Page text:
Stockton-on-Tees, a small city in northeastern England, has only one claim to fame: The first railway tracks were made and laid in the city in 1822, and the first-ever train ran on those tracks in 1825. But it might one day have another claim, also related to transportation: A locally based start-up company called Air Fuel Synthesis has just produced the first gasoline from air and water.
It isn't a lot of gasoline -- five litres (one gallon) in two months -- but Peter Harrison, the company's chief executive, hopes within two years they will build a larger plant producing a tonne a day. He envisages refinery-scale operations within 15 years.
"We've taken carbon dioxide from air and hydrogen from water and turned these elements into petrol," Harrison told a conference at the Institution of Mechanical Engineers in London. Since the carbon dioxide that goes into the air when this fuel is burned exactly equals the amount that was taken out of the air when it was fabricated, it is a carbon-neutral fuel. Provided, of course, the electricity used in the process comes from renewable sources.
No wonder people who worry about global warming are excited about this breakthrough -- but they should get excited slowly. The question was never if you could create a complex hydrocarbon such as gasoline from just air and water, but how much it costs to do it, compared to just pumping oil out of the ground and refining it.
The answer in the past has been: far too much. Splitting water molecules to get hydrogen is expensive in terms of the electricity required. Carbon dioxide is easily available as the by-product of burning coal or oil, but using that CO2 as the feedstock for artificial gas only postpones the moment when it gets into the atmosphere by a few days or weeks.
If you want a truly carbon-neutral fuel, then the carbon dioxide you use must come straight from the air. Prototype machines have been built (by Klaus Lackner of Columbia University and David Keith of the University of Calgary) that can extract CO2 from the air in industrial quantities, but the price per tonne at the moment is about $600.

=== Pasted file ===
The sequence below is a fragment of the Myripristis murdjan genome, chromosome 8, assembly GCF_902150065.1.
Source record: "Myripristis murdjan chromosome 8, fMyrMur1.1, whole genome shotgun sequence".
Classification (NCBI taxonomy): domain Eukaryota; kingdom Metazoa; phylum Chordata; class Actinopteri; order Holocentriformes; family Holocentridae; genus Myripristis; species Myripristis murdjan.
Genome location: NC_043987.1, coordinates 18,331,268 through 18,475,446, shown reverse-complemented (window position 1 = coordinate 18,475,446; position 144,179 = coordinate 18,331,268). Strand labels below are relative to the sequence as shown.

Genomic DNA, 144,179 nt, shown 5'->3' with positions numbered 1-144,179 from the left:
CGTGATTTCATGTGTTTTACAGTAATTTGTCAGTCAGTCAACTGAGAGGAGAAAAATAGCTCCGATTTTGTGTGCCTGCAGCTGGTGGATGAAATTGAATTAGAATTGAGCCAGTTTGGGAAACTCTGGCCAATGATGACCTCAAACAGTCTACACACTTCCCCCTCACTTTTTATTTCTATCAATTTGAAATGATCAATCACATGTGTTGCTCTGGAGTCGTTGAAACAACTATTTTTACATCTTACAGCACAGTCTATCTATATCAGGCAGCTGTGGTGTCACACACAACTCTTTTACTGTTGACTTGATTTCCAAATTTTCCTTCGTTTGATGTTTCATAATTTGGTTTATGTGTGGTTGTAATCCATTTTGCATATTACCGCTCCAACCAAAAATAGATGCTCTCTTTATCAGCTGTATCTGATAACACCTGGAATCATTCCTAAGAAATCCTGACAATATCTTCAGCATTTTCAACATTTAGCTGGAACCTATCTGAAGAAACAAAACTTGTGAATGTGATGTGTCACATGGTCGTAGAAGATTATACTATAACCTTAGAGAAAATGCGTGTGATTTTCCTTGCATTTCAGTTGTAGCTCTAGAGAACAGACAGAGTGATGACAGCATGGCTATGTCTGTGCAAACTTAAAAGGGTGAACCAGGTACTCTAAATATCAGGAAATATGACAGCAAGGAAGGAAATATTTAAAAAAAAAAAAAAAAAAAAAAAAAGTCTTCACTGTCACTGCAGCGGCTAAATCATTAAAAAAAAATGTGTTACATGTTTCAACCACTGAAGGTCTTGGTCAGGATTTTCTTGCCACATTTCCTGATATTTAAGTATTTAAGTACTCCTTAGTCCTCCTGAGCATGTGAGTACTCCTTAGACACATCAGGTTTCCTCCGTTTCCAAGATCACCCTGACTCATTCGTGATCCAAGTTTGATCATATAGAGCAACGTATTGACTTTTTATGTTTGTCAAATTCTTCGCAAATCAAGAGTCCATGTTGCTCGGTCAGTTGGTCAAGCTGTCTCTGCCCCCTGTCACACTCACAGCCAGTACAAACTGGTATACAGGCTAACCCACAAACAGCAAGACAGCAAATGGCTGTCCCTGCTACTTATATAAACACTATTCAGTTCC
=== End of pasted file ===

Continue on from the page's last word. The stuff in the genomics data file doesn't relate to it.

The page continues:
That's far too much, but as Lackner points out, the cost of any new technology plunges steeply once it goes into volume production. And the cost of getting hydrogen from water may also drop dramatically. Daniel Nocera of the Massachusetts Institute of Technology, has developed a catalyst made from cobalt and phosphorus that can split water at room temperature.
"I'm using cheap, Earth-abundant materials that you can mass-manufacture," Nocera said in 2008. "As long as you can charge the surface, you can create the catalyst, and it doesn't get any cheaper than that." So if the hydrogen is cheap, and the cost of extracting carbon dioxide from the air also falls dramatically, how much would it cost to combine them into gasoline?
That's what Air Fuel Synthesis is working on: an integrated, scalable industrial process that takes carbon dioxide from the air and hydrogen from water, combines them into methanol, and then turns that into petrol.
Peter Harrison is cagey about his current production cost per litre: at the "proof-of-principle" stage, everything costs a fortune. But as he told The Independent in a recent interview, "You're in a marketplace where the only way is up for the price of fossil fuel. At some point there will be a crossover where our fuel becomes cheaper."
David Keith sees it the same way. "You're selling this fuel, and they're burning it, putting carbon in the air, but then you're recapturing the same amount of carbon and selling it to them again. That's a business model that could conceivably take a whack at the global transportation market, which is the hardest part of the climate problem to attack."
Maybe Harrison's process will not win the race to capture that market. Maybe the cheaper option will be to grow green algae in wastewater or saltwater, crush it to extract the oil from it, and then refine the oil into gasoline, diesel and so on. (Exxon-Mobil is spending about $100 million a year to develop that process.) But one way or another, the petrol we put in our vehicles in 25 years' time will probably not come out of the ground.
An entire industry employing millions of people, and the national budgets of entire countries, and much of the military planning by the world's great powers, all rest on the assumption this will never happen. Of course it will. The pressure to cut greenhouse gas emissions will grow as the temperature rises, and the desire for "energy independence" will only get stronger as oil price rises.
Back in the 1890s, it was still unclear whether the new "horseless carriages" would ultimately be powered mainly by gasoline, steam or electricity. But it was already clear to those with any understanding of the interactions between markets and technology that the day of the horse-and-buggy was over, and the smart money was already getting out of buggy whips.
Gwynne Dyer is an independent journalist whose articles are published in 45 countries.